What if they balk or delay signing the change work order?

You can refuse to make changes if the owner doesn’t sign the change work order in a timely manner. Include language in your original contract as well as on the change work order that states changes will only be made by mutual agreement.

If your client delays signing the change order, caution them that you will need to stop the job. If you don’t stop the job, the cost of the change will increase because work being done might need to be torn out to accomplish the change. In short, if they wait, it might cost them more money.

You can also force this issue by adding 15 percent to 20 percent to the price of the change if it isn’t signed in a reasonable time frame that allows you to keep the job humming along. Added expense tends to get attention. I think it’s reasonable to expect a change work order to be signed within 24 hours.

Does every change require a change work order?

That’s your call. However, if you make a small change at no charge today, the client might be back tomorrow with a larger change and expect the same price. You can also be accused of changing the terms of the contract by not writing a change work order. In my opinion, play it safe and write a change work order for everything and there won’t be any confusion.

Preparing for Change Work Orders

It’s important to include language in your contract that addresses how you will handle any requests for a change. This, and more detailed language, is included in our Fast Track Proposal Writer software:

(Contractor name) will provide a guaranteed price quotation based on all information provided by Owner, and guarantees Owner that no requests will be made for CHANGE WORK ORDERS or additional funds for this job as outlined provided the Owner does not make any requests for changes.

Owner, however, understands and agrees that if Owner requests or makes a change to the original contract, (contractor name) reserves the right to charge the Owner the sum of (change work order fee) for that change request and will estimate, write and present for Owner’s signature, a firm lump sum price quotation for the change, and a revised payment and completion schedule for the entire job.

Also:

Without invalidating this agreement, Owners may order extra work or change the existing Contract by the use of a CHANGE WORK ORDER, consisting of additions, deletions, or modifications (the Contract sum and the Contract time being adjusted accordingly) providing the document is mutually agreed to and signed by both the Owner(s) and (contractor name).

Modifications to the original Contract, or subsequent Contracts or CHANGE WORK ORDER may only occur with the signed CHANGE WORK ORDER. This CHANGE WORK ORDER may change the job completion date.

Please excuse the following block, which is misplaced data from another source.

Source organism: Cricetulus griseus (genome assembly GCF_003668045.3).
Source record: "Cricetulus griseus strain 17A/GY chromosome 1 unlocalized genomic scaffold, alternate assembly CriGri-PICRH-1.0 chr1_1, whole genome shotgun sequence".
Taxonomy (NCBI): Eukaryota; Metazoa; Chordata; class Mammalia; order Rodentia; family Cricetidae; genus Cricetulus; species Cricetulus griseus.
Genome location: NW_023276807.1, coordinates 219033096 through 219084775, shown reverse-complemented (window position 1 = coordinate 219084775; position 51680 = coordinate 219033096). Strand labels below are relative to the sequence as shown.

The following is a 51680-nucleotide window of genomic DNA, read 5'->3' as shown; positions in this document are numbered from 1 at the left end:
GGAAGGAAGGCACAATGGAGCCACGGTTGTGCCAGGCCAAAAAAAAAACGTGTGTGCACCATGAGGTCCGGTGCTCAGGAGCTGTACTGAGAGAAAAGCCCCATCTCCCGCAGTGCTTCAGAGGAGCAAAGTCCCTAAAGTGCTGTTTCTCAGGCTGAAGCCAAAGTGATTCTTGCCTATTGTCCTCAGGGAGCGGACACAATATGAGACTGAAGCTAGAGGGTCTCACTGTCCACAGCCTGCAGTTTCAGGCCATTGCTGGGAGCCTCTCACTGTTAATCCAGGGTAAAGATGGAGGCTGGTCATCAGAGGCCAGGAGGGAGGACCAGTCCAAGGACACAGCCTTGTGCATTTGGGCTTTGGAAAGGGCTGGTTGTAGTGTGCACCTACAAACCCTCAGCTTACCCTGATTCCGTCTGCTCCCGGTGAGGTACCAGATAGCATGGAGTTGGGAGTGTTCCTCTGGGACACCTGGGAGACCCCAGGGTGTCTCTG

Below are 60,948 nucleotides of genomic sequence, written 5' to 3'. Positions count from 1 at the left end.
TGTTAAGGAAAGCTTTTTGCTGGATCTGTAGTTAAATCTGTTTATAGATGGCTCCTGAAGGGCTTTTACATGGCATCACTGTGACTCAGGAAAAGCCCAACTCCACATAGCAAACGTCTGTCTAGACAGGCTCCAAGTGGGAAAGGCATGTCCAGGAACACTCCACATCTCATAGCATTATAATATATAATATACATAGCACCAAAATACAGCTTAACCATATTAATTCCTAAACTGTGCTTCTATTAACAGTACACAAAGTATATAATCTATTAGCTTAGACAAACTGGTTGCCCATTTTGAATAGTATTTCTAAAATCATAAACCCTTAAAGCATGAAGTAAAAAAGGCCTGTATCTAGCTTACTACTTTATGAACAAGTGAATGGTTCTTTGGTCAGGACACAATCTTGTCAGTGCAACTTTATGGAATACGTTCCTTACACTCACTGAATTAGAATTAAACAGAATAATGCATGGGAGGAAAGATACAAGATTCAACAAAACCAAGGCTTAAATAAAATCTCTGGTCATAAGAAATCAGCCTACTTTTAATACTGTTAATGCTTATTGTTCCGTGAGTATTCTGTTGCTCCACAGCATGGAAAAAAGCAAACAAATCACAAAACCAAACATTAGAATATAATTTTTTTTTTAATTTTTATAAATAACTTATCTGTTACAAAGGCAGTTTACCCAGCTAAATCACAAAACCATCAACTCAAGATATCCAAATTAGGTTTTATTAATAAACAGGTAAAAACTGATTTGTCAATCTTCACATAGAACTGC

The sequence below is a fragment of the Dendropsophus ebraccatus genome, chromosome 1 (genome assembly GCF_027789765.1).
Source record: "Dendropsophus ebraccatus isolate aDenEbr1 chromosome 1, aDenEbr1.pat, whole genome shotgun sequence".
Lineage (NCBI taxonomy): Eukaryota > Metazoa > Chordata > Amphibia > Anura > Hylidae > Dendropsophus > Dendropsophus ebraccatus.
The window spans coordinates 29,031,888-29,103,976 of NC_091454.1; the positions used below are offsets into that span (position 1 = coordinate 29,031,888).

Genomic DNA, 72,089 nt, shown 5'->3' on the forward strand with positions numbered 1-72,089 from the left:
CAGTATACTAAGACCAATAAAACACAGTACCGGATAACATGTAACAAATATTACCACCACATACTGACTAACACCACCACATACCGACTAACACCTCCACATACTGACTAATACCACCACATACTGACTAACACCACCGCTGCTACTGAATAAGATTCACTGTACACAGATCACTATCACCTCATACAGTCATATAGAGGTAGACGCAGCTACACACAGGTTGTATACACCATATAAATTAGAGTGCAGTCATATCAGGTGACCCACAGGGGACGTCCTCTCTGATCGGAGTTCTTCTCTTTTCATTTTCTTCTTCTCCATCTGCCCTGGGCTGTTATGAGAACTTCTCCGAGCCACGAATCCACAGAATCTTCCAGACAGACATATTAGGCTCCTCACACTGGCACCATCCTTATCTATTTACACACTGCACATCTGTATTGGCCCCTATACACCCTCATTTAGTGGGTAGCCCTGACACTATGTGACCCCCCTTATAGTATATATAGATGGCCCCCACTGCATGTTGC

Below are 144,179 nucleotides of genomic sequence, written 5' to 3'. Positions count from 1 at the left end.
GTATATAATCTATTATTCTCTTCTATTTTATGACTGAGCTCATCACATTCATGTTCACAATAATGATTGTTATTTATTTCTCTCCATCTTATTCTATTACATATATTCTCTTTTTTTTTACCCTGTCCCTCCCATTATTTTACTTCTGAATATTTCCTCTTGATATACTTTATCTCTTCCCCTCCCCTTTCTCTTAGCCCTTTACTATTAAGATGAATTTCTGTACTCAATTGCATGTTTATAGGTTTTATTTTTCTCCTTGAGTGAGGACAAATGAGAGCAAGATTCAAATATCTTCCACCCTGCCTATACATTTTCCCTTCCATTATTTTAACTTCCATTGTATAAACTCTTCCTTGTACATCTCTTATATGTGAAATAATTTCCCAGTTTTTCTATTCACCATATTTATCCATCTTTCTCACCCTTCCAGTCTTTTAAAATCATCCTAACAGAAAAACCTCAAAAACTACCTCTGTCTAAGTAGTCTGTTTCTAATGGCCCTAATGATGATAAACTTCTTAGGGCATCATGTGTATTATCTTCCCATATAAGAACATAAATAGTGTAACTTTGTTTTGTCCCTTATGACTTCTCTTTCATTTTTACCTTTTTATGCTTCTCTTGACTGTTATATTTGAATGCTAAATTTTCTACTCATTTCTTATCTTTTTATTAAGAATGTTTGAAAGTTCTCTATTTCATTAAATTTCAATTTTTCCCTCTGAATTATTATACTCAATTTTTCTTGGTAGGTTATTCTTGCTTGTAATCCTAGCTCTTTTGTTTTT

Only one (1) signature from each respective party to this agreement shall be necessary to execute the CHANGE WORK ORDER. Owner understands and agrees that a signature by one (1) owner constitutes a signature by both.

This sum shall be paid in full (100%), at the next progress payment due or the final payment due, whichever comes first.

(Contractor name) will not be liable for any changes made without a completed and signed CHANGE WORK ORDER. (Contractor name) will not be liable for any agreements made between Owners and any parties other than (contractor name).

Summary

If you don’t establish and follow a procedure for each change work order, and include language in each contract for change work orders, you will spend a lot of time and money on change work orders that cost you money. Make sure that any employees in charge of running jobs know how to handle a change work order. When you have all changes documented with a signed change work order, your business is protected and you’ll sleep better. Don’t make changes for free.


Download the audio or listen here:


Follow This Thread
Notify of
guest
2 Comments
newest
oldest most voted
Inline Feedbacks
View all comments
trackback

[…] one can imagine, things are rarely smooth when a change order is put in. The most frequently disputed area in the change order process for electrical subcontractors is the cost of requested changes. […]

Harry
Harry
September 8, 2020 10:57 am

It is important to write change work orders even if they don’t cost extra money or add time to the schedule.

The change order will identify changes from the original drawing and specifications. That way the customer cannot argue that you did not follow the plan.

Change orders should be written to change scope of work, schedule, and/or price.

Show the customer that you are making a FREE (low cost) change occasionally. They will appreciate it and may be willing to sign more expensive change orders later.

2
0
Would love your thoughts, please comment.x
()
x
Scroll to Top